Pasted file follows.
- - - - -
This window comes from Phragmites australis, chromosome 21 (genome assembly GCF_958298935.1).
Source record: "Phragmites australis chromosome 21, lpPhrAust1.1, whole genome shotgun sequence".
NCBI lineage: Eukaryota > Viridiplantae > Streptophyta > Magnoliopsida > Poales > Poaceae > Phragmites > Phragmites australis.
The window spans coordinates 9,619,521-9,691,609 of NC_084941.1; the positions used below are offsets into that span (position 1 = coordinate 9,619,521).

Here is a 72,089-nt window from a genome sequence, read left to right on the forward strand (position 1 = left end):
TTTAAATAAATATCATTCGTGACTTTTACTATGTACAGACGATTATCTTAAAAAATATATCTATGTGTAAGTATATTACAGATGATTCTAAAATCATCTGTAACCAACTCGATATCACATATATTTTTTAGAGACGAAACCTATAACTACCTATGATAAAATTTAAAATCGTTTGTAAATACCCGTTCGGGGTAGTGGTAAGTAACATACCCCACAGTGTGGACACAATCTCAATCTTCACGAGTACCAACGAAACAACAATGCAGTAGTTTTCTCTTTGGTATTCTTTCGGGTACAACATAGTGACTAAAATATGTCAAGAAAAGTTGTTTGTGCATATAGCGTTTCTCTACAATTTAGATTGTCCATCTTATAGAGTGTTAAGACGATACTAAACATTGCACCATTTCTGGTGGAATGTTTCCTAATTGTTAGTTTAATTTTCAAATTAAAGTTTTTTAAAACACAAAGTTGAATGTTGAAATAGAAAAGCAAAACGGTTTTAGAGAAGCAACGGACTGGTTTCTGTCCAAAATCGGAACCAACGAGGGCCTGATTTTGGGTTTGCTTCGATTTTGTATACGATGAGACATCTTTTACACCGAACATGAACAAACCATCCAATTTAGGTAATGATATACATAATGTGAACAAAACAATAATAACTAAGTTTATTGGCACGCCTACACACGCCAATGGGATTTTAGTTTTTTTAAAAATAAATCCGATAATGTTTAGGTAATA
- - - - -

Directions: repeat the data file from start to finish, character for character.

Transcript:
This window comes from Phragmites australis, chromosome 21 (genome assembly GCF_958298935.1).
Source record: "Phragmites australis chromosome 21, lpPhrAust1.1, whole genome shotgun sequence".
NCBI lineage: Eukaryota > Viridiplantae > Streptophyta > Magnoliopsida > Poales > Poaceae > Phragmites > Phragmites australis.
The window spans coordinates 9,619,521-9,691,609 of NC_084941.1; the positions used below are offsets into that span (position 1 = coordinate 9,619,521).

Here is a 72,089-nt window from a genome sequence, read left to right on the forward strand (position 1 = left end):
TTTAAATAAATATCATTCGTGACTTTTACTATGTACAGACGATTATCTTAAAAAATATATCTATGTGTAAGTATATTACAGATGATTCTAAAATCATCTGTAACCAACTCGATATCACATATATTTTTTAGAGACGAAACCTATAACTACCTATGATAAAATTTAAAATCGTTTGTAAATACCCGTTCGGGGTAGTGGTAAGTAACATACCCCACAGTGTGGACACAATCTCAATCTTCACGAGTACCAACGAAACAACAATGCAGTAGTTTTCTCTTTGGTATTCTTTCGGGTACAACATAGTGACTAAAATATGTCAAGAAAAGTTGTTTGTGCATATAGCGTTTCTCTACAATTTAGATTGTCCATCTTATAGAGTGTTAAGACGATACTAAACATTGCACCATTTCTGGTGGAATGTTTCCTAATTGTTAGTTTAATTTTCAAATTAAAGTTTTTTAAAACACAAAGTTGAATGTTGAAATAGAAAAGCAAAACGGTTTTAGAGAAGCAACGGACTGGTTTCTGTCCAAAATCGGAACCAACGAGGGCCTGATTTTGGGTTTGCTTCGATTTTGTATACGATGAGACATCTTTTACACCGAACATGAACAAACCATCCAATTTAGGTAATGATATACATAATGTGAACAAAACAATAATAACTAAGTTTATTGGCACGCCTACACACGCCAATGGGATTTTAGTTTTTTTAAAAATAAATCCGATAATGTTTAGGTAATA